Computers are supposed to be completely predictable. When you tell it to do something, it should do exactly that – over and over again, if necessary – in the same way, with the same result. This is the nature of computer programming. But this predictability can allow computer criminals to interrupt a computer’s processing and divert it to do nefarious things. If you know exactly where to poke the system, predicting where and how it does it’s processing, you can effectively rewire it to do your bidding. This is the basic attack methodology that lets bad guys insert their malware into our systems. But what if we were able to randomly perturb a computer’s processing on a periodic basis, making it effectively unpredictable? This is the essence of a new computer architecture called Morpheus that may one day make all of our computers and computerized devices much, much harder to hack. Today, Todd Austin will explain how this brilliant defense mechanism works and how it was inspired by the human body’s immune system.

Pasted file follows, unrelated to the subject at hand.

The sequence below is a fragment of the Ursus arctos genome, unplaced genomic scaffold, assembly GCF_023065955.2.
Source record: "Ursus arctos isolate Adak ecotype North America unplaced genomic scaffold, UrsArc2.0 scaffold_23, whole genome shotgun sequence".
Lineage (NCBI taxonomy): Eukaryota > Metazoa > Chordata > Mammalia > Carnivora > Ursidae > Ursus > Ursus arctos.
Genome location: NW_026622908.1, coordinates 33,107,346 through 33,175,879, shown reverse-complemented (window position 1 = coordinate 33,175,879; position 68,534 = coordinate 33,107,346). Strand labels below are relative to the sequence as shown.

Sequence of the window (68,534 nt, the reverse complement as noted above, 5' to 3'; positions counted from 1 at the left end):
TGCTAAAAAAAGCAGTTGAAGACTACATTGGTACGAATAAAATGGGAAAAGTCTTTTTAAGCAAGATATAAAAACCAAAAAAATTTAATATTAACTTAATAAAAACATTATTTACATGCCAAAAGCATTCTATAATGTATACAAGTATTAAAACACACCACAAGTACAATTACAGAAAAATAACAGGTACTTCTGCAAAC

Todd Austin is a Professor of Electrical Engineering and Computer Science at the University of Michigan in Ann Arbor. His research interests include computer architecture, robust and secure system design, hardware and software verification, and performance analysis tools and techniques. Todd is also co-founder of Agita Labs, a startup developing privacy-enhanced computation technologies that help ease the tension between data discovery and personal privacy.
- Morpheus article: https://spectrum.ieee.org/morpheus-turns-a-cpu-into-a-rubiks-cube-to-defeat-hackers
- Morpheus video: https://www.youtube.com/watch?v=v2mLm2QqsVo
- DARPA SSITH program: https://www.darpa.mil/program/ssith
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